After Annapolis

After Annapolis


Those around the world who expected little more than cursory speeches from the Annapolis meeting this past week were not disappointed. Annapolis delivered those speeches, a few photo-ops and, something that was not as sure a result, a re-starting of discussions between Israel and the Palestinians. But the outcomes were also deeply flawed.

Summary

Annapolis was a one-day meeting that consisted of a lot more style than substance. Nonetheless, it was an important event in that it re-started a diplomatic process. Seven years of effective disengagement, have conclusively proven that absent such a process, matters get dramatically worse. The re-start of negotiations offers at least the hope of a slowing down of violations of international law, and certainly affords more opportunities for activists to work to influence the process. The fact that the Arab world is in support of this process (as opposed to the Camp David summit in 2000, for example) is an improvement over past conditions.

That said, the makeup and direction of both the conference and its intended aftermath seem to be more of the same thing that has failed so miserably in the past. Diplomatic engagement is good, but in order for it to be successful it must meet the following standards, none of which have been met by the agreement signed in Annapolis:

• International law must be the guiding principle of all the talks and Palestinians’ human and civil rights must be given the priority. In the short term, that means addressing the humanitarian crisis in Gaza and the dreadful conditions and restrictions in the West Bank which violate international law. In the long term, it means a full acknowledgment that the Palestinians are entitled to full self-determination, not only that which Israel will allow.
• Talks must be mediated in an honest and even-handed fashion. The US has shown time and time again that it is incapable of being an honest broker, and chances are that a future president will do no better, so the US must allow other bodies, such as the EU, UN or Quartet to fill that role.
• All concerned parties have to be engaged. It is absurd to believe that Hamas can be left outside of the entire process and that Abbas can then obtain any kind of peace deal that can survive in the real world. Moreover, it is not just to try to reach agreement if all the factions of one side or the other do not have their representation and their say.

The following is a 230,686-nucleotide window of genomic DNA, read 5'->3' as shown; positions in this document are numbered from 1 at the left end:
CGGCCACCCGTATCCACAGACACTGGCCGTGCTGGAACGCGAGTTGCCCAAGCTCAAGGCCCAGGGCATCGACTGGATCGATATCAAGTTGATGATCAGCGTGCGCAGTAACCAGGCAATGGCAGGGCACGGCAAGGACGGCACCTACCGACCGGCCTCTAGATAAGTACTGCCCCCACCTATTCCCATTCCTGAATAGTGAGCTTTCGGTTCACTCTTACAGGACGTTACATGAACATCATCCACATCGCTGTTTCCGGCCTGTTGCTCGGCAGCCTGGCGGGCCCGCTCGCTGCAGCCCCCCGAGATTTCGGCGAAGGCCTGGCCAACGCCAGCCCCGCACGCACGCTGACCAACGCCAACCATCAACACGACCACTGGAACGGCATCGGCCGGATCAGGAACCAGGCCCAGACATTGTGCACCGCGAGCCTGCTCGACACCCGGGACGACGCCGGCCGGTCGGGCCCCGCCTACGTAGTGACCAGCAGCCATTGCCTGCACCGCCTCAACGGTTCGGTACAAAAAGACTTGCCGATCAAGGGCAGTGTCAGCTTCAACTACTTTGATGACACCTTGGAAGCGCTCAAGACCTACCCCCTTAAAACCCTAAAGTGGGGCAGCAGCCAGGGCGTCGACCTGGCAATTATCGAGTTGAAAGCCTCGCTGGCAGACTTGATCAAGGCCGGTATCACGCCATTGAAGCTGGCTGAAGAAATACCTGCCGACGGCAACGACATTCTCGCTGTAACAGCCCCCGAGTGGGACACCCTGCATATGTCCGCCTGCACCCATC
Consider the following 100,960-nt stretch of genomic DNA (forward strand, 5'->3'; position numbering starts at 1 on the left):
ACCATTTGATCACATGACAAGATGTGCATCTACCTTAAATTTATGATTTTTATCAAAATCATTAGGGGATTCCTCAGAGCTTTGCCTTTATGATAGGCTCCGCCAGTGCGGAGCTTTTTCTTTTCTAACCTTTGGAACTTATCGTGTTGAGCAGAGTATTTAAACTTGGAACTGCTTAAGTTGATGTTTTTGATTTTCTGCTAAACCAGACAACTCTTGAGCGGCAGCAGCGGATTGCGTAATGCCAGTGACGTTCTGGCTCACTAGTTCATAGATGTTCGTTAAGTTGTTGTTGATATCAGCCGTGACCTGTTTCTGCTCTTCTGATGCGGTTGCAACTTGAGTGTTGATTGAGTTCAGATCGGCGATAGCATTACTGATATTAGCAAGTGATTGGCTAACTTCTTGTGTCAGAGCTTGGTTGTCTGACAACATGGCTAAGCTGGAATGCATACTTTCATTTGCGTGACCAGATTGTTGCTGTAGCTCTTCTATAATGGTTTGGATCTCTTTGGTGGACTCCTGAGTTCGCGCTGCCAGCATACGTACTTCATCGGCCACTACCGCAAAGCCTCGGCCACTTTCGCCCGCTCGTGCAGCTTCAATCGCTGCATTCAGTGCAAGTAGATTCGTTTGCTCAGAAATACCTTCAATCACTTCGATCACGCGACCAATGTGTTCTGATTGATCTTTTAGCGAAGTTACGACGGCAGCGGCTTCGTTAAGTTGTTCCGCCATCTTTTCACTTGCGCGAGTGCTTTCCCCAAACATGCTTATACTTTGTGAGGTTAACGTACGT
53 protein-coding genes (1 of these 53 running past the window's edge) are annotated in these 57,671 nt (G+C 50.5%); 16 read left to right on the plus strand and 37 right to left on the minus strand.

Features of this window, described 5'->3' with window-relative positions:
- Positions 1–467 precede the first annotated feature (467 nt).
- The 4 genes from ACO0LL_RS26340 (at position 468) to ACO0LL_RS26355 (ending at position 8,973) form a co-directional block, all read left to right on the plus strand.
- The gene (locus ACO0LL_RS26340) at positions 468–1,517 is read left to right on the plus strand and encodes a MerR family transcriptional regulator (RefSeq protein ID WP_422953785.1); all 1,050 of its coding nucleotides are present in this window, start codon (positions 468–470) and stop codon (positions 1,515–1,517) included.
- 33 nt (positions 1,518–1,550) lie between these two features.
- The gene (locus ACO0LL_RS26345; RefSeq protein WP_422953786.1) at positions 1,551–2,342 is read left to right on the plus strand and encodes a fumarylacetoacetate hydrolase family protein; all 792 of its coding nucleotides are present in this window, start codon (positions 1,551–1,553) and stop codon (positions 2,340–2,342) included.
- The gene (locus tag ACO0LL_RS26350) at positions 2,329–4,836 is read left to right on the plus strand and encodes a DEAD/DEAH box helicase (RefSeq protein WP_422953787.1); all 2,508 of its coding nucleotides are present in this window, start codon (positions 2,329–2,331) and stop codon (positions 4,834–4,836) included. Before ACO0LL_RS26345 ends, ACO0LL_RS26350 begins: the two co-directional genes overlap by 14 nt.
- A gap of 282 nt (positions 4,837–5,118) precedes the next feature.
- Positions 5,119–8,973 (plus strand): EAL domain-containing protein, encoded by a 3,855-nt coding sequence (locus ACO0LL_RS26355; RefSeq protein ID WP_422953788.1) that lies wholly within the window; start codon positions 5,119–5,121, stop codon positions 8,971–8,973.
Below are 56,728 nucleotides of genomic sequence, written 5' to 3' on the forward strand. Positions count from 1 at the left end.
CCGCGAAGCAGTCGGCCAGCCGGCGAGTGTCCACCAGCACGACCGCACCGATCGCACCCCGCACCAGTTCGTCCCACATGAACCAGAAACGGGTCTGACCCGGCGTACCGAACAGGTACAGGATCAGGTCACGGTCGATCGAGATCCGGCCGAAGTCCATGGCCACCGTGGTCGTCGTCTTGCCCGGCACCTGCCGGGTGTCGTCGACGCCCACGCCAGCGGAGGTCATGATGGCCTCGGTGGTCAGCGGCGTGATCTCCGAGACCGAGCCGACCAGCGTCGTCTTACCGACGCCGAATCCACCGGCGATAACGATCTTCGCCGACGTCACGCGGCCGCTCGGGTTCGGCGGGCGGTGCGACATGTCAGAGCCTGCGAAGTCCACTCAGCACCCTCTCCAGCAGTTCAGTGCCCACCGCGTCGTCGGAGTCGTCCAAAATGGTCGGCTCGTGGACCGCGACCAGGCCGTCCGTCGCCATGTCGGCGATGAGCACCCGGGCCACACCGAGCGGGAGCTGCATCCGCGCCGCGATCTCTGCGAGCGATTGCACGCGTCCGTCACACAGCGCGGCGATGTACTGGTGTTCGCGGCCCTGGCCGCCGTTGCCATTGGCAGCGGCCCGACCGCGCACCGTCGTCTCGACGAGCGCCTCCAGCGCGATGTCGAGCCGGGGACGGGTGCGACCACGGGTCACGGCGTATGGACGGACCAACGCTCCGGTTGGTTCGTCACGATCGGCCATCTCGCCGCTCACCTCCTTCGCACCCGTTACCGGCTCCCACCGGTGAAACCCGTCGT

• Iran must also be engaged so that an agreement can be sustainable and regional stability enhanced.
• Talk is fine, and important, but it must be accompanied by immediate steps toward improving conditions, otherwise it is doomed to failure. The disastrous Oslo process, which saw the doubling of Israeli settlements while peace was being negotiated, taught the world the importance of matching actions with words.
• Israel has every right to pursue security and the ending of shelling of its towns. But this issue does not supersede all others, and Israel, which has utterly failed to provide that security by military means, should be seeking to engage all the players, including Hamas, precisely to serve that interest, among the others we have listed.

These are basic elements that are necessary for any progress, and they were missing before Annapolis and remain so.

When our leaders fail us, it is up to civil society organizations and individuals everywhere to do everything possible to pressure our governments to put these issues on the table. Today we have an opening which we should take full advantage of, however small, to remind the world that a lasting and just peace really is possible if these basic standards are met. We cannot sit idly and wait for our leaders to make these commitments without pressure from citizens, religious groups, advocacy groups and others.

Human Rights and the Situation on the Ground